Transfiguration, by Fra Angelico

January 25, 2017
Art image
Photo © Scala / Art Resource, NY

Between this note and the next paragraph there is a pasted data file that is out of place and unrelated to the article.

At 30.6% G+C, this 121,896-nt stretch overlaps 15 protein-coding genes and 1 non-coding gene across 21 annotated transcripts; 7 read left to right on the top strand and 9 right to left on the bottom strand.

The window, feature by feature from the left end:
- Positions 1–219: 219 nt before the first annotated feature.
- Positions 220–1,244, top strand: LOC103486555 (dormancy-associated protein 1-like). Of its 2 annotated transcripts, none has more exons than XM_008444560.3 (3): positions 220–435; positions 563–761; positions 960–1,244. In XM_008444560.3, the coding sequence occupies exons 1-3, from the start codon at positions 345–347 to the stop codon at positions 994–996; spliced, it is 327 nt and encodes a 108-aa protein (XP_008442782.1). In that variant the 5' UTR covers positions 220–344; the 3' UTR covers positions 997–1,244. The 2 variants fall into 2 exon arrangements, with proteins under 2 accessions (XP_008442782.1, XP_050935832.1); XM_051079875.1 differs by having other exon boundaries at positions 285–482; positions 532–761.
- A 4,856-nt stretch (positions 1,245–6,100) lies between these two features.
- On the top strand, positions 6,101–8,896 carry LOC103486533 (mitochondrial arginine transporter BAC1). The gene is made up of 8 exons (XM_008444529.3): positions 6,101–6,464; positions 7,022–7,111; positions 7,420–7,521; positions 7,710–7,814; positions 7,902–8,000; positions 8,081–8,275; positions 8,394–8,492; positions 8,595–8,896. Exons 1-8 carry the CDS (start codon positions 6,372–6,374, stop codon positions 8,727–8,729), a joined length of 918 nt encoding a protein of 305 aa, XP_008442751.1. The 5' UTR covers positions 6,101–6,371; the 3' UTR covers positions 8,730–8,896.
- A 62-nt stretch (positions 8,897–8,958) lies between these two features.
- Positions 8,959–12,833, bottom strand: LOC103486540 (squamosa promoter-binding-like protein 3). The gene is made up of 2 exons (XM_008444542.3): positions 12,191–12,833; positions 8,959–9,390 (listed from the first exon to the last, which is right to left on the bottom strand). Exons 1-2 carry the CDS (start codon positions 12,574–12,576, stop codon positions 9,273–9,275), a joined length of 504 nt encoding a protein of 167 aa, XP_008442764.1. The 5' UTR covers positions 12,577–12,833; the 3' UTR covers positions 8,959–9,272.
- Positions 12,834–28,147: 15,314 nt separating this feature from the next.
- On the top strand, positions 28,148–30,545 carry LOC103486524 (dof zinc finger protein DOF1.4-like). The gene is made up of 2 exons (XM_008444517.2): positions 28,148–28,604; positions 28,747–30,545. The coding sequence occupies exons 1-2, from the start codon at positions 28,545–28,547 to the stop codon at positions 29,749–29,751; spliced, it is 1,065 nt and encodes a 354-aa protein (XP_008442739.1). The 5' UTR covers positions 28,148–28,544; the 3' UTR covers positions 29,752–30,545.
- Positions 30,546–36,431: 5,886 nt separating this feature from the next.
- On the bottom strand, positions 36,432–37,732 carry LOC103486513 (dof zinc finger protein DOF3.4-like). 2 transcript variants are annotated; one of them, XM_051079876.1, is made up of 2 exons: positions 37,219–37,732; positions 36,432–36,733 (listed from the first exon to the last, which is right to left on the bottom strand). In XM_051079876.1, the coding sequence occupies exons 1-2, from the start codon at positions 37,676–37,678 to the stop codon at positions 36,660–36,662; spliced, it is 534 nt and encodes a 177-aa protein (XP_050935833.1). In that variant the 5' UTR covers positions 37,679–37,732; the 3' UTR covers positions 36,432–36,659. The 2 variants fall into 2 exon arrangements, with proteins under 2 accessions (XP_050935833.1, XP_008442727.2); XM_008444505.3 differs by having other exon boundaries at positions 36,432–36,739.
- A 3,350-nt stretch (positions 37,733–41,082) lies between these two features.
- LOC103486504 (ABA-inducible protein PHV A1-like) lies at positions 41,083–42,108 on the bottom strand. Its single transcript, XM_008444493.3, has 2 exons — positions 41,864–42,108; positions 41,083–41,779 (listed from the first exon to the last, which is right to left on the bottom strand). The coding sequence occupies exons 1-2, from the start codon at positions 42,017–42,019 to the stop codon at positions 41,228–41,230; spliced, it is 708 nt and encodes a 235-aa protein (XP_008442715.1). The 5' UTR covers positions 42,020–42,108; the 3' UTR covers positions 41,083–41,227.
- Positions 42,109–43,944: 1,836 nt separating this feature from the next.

While a Dominican monk at San Marco’s monastery in Florence, Fra Angelico (1395–1455) was commissioned to paint frescoes in the meeting rooms and dormitory cells of the lay brothers, novices, and clergy. With the help of assistants, he painted more than 40 frescoes at San Marco, most of them depicting scenes of Christ’s crucifixion. The Transfiguration was painted in Cell 6, which belonged to one of the clerics. Christ stands on a rock with outstretched arms, foreshadowing his crucifixion. Fra Angelico has further connected Christ’s transfiguration ecstasy with his passion by depicting Christ’s face, nimbus (halo), and radiant white garments in a remarkably similar way to the Mocking scene in the adjacent Cell 7 (which housed another cleric). The three apostles who accompanied Christ to the mountain cower in awe. On either side of Christ stand the Virgin Mary and St. Dominic, in postures of devotion. The heads of Moses and Elijah (who also appeared on the Mount of Transfiguration with Christ in Matthew 17) are under Christ’s arms. The sparse fresco, devoid of all but the essential details of the scene, is intended to inspire its viewer to prayer and meditation on the agony and ecstasy of the suffering and glorified Christ.